If you are considering moving forward with IVF but aren’t sure about how to figure out the financial estimate, we offer you the following three tips to help you make the best financial decision you can:
Tip #1: Check your insurance to see if they cover fertility treatments
Currently, there are 16 states that require insurance to cover some of the cost of fertility treatments, but there isn’t a clear definition of what that coverage includes. For example, of those 16 states, only six cover male assessment or treatment. While many insurance plans may cover some of the first rounds of IVF, they may not cover subsequent rounds.
To get an idea of what is specifically covered under your insurance it’s a good idea to take the list outlined above and review it with your benefits administrator.
Tip #2: Ask your fertility doctor about what medications you will need
One of the “hidden costs” of IVF in 2020 is medications. Depending on your assessment and plan, you will be prescribed some fertility medications. These medications are a necessary part of the process and ensure that you’ll have a healthy and safe IVF journey. Unfortunately, they can be a bit pricey...ok, really pricey, like $7,000-$10,000 pricey. Unfortunately, these medications are often not covered by fertility treatment insurance, which can be frustrating and stressful.
Tip #3: Research which is the best way for you to pay for IVF
Unfortunately, many people decide against IVF simply because it seems financially impossible. You don’t have to wait until you’ve saved $20,000 to start IVF. With a little research, you can find great alternatives that can save you money in the long run.
Up until recently, there haven’t been a lot of financing options to cover the cost of IVF. Most people (54%) just paid with a credit card and took on the 20% interest rate. You can find out more about different ways to pay for IVF in this article.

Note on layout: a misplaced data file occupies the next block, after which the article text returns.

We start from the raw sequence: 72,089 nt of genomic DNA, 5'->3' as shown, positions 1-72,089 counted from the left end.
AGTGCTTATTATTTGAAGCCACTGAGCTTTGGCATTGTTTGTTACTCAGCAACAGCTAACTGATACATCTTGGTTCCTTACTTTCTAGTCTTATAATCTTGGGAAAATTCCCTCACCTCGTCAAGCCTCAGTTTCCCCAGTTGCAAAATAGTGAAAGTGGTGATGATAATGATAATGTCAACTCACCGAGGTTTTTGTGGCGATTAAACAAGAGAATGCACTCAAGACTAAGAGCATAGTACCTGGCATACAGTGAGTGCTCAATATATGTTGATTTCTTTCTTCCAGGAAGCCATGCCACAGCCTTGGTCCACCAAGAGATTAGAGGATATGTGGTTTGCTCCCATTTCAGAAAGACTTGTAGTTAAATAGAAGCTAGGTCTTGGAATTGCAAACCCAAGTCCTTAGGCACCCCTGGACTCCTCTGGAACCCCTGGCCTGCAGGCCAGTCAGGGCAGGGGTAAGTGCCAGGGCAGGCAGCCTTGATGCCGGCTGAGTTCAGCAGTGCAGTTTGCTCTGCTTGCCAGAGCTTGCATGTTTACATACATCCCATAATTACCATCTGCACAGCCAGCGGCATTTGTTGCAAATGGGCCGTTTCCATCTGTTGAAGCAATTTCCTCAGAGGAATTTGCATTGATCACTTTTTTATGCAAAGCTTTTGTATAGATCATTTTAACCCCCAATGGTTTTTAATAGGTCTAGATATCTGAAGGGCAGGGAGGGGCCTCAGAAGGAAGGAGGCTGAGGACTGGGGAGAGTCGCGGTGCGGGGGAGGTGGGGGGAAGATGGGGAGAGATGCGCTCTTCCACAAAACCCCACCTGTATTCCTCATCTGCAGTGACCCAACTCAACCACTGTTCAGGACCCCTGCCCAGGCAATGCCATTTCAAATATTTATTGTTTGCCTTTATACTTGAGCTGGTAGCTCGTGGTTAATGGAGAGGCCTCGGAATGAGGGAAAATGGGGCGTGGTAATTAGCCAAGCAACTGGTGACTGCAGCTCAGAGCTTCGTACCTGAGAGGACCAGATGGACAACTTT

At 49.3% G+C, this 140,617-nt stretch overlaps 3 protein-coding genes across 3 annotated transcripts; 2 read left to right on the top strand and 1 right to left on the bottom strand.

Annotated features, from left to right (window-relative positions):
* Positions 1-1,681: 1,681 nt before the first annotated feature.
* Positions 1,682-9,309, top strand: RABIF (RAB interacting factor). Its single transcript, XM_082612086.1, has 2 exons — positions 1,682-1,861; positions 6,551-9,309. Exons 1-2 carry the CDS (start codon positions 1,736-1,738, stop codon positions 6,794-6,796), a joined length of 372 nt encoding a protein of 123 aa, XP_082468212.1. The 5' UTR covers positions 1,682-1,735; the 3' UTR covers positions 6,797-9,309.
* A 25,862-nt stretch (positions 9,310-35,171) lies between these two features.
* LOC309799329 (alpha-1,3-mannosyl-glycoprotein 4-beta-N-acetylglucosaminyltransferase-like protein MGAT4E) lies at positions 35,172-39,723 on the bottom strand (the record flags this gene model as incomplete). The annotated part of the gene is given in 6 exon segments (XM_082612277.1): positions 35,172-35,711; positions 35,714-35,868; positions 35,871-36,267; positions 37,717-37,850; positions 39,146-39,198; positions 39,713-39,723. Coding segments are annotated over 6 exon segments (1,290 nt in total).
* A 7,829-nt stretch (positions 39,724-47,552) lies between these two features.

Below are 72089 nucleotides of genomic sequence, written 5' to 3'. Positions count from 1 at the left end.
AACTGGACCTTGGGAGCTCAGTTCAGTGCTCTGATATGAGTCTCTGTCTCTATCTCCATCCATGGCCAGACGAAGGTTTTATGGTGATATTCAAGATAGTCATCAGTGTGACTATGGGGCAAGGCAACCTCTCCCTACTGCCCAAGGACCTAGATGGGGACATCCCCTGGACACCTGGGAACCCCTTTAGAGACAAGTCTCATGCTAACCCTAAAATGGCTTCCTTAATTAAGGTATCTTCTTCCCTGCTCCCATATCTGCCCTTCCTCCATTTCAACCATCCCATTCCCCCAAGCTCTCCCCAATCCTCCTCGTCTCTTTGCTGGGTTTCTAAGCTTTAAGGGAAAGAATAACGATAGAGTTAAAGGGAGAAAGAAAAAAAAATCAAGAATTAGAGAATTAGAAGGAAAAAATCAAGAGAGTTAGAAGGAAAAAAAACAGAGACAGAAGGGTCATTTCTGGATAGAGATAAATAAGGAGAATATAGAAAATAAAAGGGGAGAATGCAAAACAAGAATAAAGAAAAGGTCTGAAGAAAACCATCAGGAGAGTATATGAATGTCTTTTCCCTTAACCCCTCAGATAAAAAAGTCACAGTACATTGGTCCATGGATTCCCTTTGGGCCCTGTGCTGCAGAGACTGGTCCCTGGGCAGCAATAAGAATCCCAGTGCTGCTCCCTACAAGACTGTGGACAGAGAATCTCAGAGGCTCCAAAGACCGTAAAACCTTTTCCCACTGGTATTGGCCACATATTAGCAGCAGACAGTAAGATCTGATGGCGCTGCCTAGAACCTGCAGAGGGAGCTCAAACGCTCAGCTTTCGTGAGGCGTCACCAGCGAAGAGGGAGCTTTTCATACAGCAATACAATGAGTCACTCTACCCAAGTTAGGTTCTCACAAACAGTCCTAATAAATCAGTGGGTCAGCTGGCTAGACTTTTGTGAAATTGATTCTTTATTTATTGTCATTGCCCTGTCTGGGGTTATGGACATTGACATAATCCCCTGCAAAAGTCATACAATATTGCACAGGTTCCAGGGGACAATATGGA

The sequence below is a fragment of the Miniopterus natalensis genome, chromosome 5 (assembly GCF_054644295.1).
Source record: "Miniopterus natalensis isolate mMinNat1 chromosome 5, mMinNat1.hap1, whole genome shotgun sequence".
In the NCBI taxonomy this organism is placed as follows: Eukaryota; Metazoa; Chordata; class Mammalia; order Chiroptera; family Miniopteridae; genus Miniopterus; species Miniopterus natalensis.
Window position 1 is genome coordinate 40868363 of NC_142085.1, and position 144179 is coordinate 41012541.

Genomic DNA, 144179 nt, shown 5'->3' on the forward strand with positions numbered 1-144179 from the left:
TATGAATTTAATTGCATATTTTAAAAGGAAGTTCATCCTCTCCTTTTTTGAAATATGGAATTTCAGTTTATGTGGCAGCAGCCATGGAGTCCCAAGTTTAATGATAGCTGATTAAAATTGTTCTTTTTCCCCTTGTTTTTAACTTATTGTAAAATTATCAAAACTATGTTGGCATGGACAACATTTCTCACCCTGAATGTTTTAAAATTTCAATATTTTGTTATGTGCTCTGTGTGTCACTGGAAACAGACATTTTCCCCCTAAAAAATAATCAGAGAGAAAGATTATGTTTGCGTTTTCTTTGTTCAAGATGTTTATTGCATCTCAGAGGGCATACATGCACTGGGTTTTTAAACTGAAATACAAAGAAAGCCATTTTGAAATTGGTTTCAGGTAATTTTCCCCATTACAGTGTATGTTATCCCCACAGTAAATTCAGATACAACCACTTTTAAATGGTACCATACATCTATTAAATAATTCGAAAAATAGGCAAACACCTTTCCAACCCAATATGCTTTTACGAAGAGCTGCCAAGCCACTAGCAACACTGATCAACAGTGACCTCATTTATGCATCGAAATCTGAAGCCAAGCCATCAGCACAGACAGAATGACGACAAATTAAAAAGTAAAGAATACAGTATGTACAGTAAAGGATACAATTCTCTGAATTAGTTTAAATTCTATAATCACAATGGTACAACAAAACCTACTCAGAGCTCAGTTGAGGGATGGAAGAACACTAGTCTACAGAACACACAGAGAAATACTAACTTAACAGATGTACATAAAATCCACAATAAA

Future Family has low-interest fertility loans that make paying for your fertility treatments much easier. Not only do we help spread out the cost of your treatment to make IVF more accessible, we also consolidate all of your bills into one simple payment so you have less to keep track of during an already intense period. Future Family IVF plans start around $300 to $475 a month.
On top of that, we’re in your corner. Every plan comes with support from our Fertility Coaches, who are all registered nurses with five-plus years of healthcare experience. They’re here to answer your questions during treatment so we’re with you every step of the way.
The cost of IVF in 2020 may seem high, but there are ways to make it happen with the right IVF financial planning. Financing IVF should not prevent anyone from being able to have the family they deserve. Get started on your family with help from Future Family. Do not put yourself through years of trying to pay off credit cards and high-interest loans. Apply today and get the help you need to get started.